Circa 1964: “Bhukha manush, dhoro boi, ota hatiyar (Hungry masses, take to the book, it’s your weapon).”
Circa 2002: “Comrade, koro puja, ota hatiyar (Comrade, take to the pujas, it’s your weapon).”
Thirty-eight years after the CPM split from the undivided Communist Party, the brains behind the party ruling the state for the past 25 years seem to have realised that the pujas afford — literally — a heaven-sent opportunity to connect with the masses and grab their votes.
So, for the first time in its existence, the CPM has officially given the green signal to its comrades to join in the serious activity of organising pujas.
Religious activities like arati and anjali are still a strict no-no. But the official bar — less and less followed by the grassroots-level workers as the years in power have rolled by — on involving themselves in the “more secular” activites — like collecting subscription, overseeing erection of pandals, liaising with the police for the route to be taken to immersion — has been lifted.
“Our party has decided not to stand in the way of those members who wish to associate themselves with the festival,” state CPM secretary Anil Biswas said on Tuesday. “This is, after all, the most important festival in Bengal and we should not cut ourselves off. That would amount to isolating ourselves from the masses,” he added.
Biswas, thus, became the first CPM state secretary to speak the language of realpolitik. Though party activists, who double as members of para clubs, have taken part in the festivities all along, the leadership always frowned on such activities, or looked the other way.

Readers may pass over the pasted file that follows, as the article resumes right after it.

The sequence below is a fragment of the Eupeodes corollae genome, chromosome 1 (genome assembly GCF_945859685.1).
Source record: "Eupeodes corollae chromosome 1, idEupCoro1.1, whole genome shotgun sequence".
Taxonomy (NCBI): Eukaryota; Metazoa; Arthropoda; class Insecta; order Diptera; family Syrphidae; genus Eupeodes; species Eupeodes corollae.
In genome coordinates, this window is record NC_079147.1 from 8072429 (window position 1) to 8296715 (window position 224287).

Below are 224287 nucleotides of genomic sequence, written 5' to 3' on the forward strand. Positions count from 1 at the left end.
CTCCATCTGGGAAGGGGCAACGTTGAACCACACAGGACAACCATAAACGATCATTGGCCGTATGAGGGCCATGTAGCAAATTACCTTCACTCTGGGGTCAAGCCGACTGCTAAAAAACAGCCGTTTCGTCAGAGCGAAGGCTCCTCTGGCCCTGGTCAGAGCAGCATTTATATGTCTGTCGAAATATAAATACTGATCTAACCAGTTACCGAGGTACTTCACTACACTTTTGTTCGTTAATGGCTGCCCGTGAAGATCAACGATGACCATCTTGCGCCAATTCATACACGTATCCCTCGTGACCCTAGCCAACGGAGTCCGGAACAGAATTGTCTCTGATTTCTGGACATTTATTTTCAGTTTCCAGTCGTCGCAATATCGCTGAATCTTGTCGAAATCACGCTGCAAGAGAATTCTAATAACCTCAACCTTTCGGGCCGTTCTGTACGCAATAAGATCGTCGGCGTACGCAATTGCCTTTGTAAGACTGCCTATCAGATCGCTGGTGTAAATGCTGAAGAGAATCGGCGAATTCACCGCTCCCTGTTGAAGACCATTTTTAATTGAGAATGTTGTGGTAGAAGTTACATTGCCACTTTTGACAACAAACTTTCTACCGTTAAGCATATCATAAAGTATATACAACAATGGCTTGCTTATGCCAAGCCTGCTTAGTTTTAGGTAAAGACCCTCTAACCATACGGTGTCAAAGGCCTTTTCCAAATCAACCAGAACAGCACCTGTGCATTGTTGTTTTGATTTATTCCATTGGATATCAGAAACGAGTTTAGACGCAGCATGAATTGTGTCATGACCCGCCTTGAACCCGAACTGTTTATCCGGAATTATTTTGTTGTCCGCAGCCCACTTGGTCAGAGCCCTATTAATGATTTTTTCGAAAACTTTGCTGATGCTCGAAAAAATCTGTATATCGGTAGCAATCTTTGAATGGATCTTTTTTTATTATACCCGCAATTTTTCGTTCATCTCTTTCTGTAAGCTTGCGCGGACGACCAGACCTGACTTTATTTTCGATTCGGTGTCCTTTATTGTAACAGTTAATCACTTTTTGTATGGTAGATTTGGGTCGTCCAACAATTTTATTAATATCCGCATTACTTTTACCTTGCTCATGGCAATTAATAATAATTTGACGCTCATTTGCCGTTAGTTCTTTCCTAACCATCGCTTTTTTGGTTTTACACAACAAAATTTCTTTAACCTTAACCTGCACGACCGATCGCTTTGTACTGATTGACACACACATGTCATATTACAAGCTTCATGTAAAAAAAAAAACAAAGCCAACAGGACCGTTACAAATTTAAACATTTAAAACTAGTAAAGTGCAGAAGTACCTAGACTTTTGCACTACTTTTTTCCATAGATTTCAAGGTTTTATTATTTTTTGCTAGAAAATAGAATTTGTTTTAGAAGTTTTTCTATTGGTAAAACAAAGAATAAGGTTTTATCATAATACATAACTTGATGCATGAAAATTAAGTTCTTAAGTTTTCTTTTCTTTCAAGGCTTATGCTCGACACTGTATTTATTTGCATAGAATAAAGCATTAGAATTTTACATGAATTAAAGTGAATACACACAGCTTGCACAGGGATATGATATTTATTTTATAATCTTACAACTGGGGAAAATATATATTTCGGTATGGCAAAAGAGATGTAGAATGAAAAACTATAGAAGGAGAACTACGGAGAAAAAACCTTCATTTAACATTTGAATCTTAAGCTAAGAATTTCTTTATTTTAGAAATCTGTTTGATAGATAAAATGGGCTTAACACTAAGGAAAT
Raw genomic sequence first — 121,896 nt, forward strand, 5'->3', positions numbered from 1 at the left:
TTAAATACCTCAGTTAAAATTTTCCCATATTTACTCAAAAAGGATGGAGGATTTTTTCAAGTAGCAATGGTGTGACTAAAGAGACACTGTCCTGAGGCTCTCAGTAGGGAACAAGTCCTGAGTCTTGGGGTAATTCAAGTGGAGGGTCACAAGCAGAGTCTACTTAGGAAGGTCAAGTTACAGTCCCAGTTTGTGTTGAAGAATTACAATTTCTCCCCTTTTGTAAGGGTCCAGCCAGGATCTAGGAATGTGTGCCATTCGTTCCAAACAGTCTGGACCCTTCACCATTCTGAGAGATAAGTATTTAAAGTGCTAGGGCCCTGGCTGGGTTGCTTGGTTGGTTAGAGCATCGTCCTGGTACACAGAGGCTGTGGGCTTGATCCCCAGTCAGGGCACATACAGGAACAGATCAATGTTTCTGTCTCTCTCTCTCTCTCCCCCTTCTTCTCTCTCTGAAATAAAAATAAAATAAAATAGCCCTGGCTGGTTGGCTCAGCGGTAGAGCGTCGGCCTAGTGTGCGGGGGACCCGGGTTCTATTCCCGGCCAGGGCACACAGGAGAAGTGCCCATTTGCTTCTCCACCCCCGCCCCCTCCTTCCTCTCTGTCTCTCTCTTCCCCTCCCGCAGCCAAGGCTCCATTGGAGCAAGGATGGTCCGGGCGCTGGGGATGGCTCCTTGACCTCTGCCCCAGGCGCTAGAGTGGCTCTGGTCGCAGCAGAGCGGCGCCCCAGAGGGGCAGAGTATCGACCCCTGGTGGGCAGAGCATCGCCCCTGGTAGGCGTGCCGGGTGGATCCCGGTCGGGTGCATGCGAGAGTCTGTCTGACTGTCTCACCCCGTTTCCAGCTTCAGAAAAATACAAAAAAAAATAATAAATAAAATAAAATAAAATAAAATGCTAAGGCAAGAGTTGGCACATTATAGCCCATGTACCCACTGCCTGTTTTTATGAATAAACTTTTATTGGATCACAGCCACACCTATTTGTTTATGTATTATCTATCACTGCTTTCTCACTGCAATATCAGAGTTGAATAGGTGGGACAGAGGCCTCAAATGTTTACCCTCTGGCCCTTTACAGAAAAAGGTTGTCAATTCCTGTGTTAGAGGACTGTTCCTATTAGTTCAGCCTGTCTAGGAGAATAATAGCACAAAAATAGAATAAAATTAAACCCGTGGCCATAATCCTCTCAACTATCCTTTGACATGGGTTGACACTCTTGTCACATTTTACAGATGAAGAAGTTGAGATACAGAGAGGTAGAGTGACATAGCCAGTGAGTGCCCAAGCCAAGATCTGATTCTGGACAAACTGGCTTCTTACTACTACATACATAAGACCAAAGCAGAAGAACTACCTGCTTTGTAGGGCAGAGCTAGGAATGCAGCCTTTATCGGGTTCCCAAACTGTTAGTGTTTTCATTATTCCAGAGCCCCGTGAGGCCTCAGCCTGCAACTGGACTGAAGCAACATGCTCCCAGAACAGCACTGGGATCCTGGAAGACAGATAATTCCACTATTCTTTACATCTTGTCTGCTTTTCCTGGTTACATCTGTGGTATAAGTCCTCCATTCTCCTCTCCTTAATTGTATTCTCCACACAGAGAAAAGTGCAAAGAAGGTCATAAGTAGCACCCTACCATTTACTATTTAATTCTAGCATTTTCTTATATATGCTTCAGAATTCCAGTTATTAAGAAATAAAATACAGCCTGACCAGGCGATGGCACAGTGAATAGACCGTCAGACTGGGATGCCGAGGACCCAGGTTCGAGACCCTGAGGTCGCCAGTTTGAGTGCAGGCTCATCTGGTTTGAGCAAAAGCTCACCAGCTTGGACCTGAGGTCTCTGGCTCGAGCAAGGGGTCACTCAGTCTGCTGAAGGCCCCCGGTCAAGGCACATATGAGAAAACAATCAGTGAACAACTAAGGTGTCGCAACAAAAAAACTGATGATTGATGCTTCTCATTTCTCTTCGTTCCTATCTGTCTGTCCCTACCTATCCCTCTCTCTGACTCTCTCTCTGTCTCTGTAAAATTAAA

Biswas’ public statement, therefore, is a marked departure from the posturings of the past. Other CPM functionaries admitted that the “New Left” was treading in a direction that the party had avoided in the past.
The various puja committees, too, have detected the winds of change blowing across Alimuddin Street. As a result, several CPM ministers, including the chief himself, have been receiving formal invitations from puja committees across the city and elsewhere in the state.
Chief minister Buddhadeb Bhattacharjee has received invitations from two of the city’s most high-profile pujas (Mohammad Ali Park and College Square), say CPM leaders. But Bhattacharjee initially refused both invitations, saying he could “consider” them afresh if they were for the inauguration of Sarodatsob and not Durga Puja. The former sounded “more secular”, CPM leaders explained.
The “more secular-sounding” invitations have come in since then but the chief minister’s office is now tight-lipped.
Bhattacharjee’s predecessor, Jyoti Basu, can still be a crowd-puller. He has received an invitation to be chief patron of a puja close to his former Hindustan Park residence. Basu, however, has turned away the organisers. “We are with the masses and the festivals they love but I won’t be associated in any direct capacity with such festivities,” was how he refused politely.
Urban development and municipal affairs department minister Asok Bhattacharya, reportedly, has no such qualms. A big draw in his constituency (Siliguri), he has “not rejected” invitations to do the ribbon-cutting honours for three pujas in the north Bengal town, say his party colleagues.
Sunderbans affairs minister Kanti Ganguly and state commerce and industry minister Nirupam Sen, too, have been flooded with requests to inaugurate pujas in Calcutta as well as their areas of influence, South 24-Parganas and Burdwan. According to CPM functionaries, things have undergone a “sea-change” since even a few years ago, when state transport minister Subhas Chakraborty was the only one visible near a pandal.